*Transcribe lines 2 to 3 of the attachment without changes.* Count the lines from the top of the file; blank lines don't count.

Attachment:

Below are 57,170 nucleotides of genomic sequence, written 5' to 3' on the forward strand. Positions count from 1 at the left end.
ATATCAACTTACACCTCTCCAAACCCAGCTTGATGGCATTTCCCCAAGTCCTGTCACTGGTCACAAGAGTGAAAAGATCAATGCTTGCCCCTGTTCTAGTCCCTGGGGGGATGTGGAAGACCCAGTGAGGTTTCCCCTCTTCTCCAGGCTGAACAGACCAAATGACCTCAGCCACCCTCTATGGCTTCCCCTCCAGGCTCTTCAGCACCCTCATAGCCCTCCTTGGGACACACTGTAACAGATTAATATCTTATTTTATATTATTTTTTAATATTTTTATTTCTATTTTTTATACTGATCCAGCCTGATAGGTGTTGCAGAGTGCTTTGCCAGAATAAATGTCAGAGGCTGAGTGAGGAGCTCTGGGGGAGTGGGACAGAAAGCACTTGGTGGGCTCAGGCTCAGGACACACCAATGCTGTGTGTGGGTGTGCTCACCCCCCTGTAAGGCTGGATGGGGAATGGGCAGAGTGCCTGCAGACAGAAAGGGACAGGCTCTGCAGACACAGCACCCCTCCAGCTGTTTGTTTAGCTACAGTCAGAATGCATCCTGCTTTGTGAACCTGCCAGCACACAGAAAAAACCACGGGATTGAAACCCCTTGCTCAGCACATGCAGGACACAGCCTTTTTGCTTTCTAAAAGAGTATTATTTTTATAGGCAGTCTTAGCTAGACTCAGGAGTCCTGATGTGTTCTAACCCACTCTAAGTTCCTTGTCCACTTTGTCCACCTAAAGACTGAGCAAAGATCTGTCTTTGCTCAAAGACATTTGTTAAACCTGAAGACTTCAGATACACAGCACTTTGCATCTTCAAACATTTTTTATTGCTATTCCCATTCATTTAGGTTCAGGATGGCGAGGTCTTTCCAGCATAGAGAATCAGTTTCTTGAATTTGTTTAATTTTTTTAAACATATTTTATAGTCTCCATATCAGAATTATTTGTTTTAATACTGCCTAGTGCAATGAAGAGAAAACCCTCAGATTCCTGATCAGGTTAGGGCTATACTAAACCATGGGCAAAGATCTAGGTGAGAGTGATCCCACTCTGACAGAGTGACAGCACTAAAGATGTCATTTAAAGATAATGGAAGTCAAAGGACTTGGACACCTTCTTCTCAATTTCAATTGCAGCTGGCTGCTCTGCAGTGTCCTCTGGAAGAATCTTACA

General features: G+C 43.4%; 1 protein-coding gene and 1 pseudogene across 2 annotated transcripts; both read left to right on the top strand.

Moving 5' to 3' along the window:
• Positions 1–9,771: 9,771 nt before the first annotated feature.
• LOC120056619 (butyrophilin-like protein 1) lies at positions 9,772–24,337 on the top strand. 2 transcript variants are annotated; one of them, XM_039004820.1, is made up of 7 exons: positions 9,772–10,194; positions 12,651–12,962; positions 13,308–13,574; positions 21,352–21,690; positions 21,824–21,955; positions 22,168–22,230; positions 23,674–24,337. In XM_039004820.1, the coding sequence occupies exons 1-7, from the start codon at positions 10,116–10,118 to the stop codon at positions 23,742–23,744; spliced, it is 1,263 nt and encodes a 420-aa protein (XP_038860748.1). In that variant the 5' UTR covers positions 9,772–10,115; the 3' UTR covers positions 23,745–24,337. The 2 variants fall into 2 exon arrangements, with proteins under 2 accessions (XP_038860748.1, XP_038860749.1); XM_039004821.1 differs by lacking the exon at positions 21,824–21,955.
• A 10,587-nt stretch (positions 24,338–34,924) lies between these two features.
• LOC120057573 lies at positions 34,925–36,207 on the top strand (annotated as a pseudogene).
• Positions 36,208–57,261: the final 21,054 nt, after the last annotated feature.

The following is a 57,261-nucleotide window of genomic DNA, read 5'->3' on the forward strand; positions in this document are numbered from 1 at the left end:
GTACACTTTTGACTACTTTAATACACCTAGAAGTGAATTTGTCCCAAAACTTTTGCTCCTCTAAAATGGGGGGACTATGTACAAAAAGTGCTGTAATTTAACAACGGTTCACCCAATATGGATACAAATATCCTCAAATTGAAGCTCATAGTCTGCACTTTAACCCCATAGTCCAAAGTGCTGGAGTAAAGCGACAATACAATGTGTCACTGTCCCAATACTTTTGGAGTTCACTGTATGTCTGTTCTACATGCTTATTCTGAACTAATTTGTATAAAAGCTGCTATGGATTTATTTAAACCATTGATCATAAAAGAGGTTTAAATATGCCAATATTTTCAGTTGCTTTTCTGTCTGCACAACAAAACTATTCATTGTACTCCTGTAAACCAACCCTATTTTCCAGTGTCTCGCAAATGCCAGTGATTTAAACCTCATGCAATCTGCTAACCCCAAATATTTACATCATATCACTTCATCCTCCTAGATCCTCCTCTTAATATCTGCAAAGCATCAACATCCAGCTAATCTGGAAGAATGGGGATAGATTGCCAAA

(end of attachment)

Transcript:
ATATCAACTTACACCTCTCCAAACCCAGCTTGATGGCATTTCCCCAAGTCCTGTCACTGGTCACAAGAGTGAAAAGATCAATGCTTGCCCCTGTTCTAGTCCCTGGGGGGATGTGGAAGACCCAGTGAGGTTTCCCCTCTTCTCCAGGCTGAACAGACCAAATGACCTCAGCCACCCTCTATGGCTTCCCCTCCAGGCTCTTCAGCACCCTCATAGCCCTCCTTGGGACACACTGTAACAGATTAATATCTTATTTTATATTATTTTTTAATATTTTTATTTCTATTTTTTATACTGATCCAGCCTGATAGGTGTTGCAGAGTGCTTTGCCAGAATAAATGTCAGAGGCTGAGTGAGGAGCTCTGGGGGAGTGGGACAGAAAGCACTTGGTGGGCTCAGGCTCAGGACACACCAATGCTGTGTGTGGGTGTGCTCACCCCCCTGTAAGGCTGGATGGGGAATGGGCAGAGTGCCTGCAGACAGAAAGGGACAGGCTCTGCAGACACAGCACCCCTCCAGCTGTTTGTTTAGCTACAGTCAGAATGCATCCTGCTTTGTGAACCTGCCAGCACACAGAAAAAACCACGGGATTGAAACCCCTTGCTCAGCACATGCAGGACACAGCCTTTTTGCTTTCTAAAAGAGTATTATTTTTATAGGCAGTCTTAGCTAGACTCAGGAGTCCTGATGTGTTCTAACCCACTCTAAGTTCCTTGTCCACTTTGTCCACCTAAAGACTGAGCAAAGATCTGTCTTTGCTCAAAGACATTTGTTAAACCTGAAGACTTCAGATACACAGCACTTTGCATCTTCAAACATTTTTTATTGCTATTCCCATTCATTTAGGTTCAGGATGGCGAGGTCTTTCCAGCATAGAGAATCAGTTTCTTGAATTTGTTTAATTTTTTTAAACATATTTTATAGTCTCCATATCAGAATTATTTGTTTTAATACTGCCTAGTGCAATGAAGAGAAAACCCTCAGATTCCTGATCAGGTTAGGGCTATACTAAACCATGGGCAAAGATCTAGGTGAGAGTGATCCCACTCTGACAGAGTGACAGCACTAAAGATGTCATTTAAAGATAATGGAAGTCAAAGGACTTGGACACCTTCTTCTCAATTTCAATTGCAGCTGGCTGCTCTGCAGTGTCCTCTGGAAGAATCTTACA

General features: G+C 43.4%; 1 protein-coding gene and 1 pseudogene across 2 annotated transcripts; both read left to right on the top strand.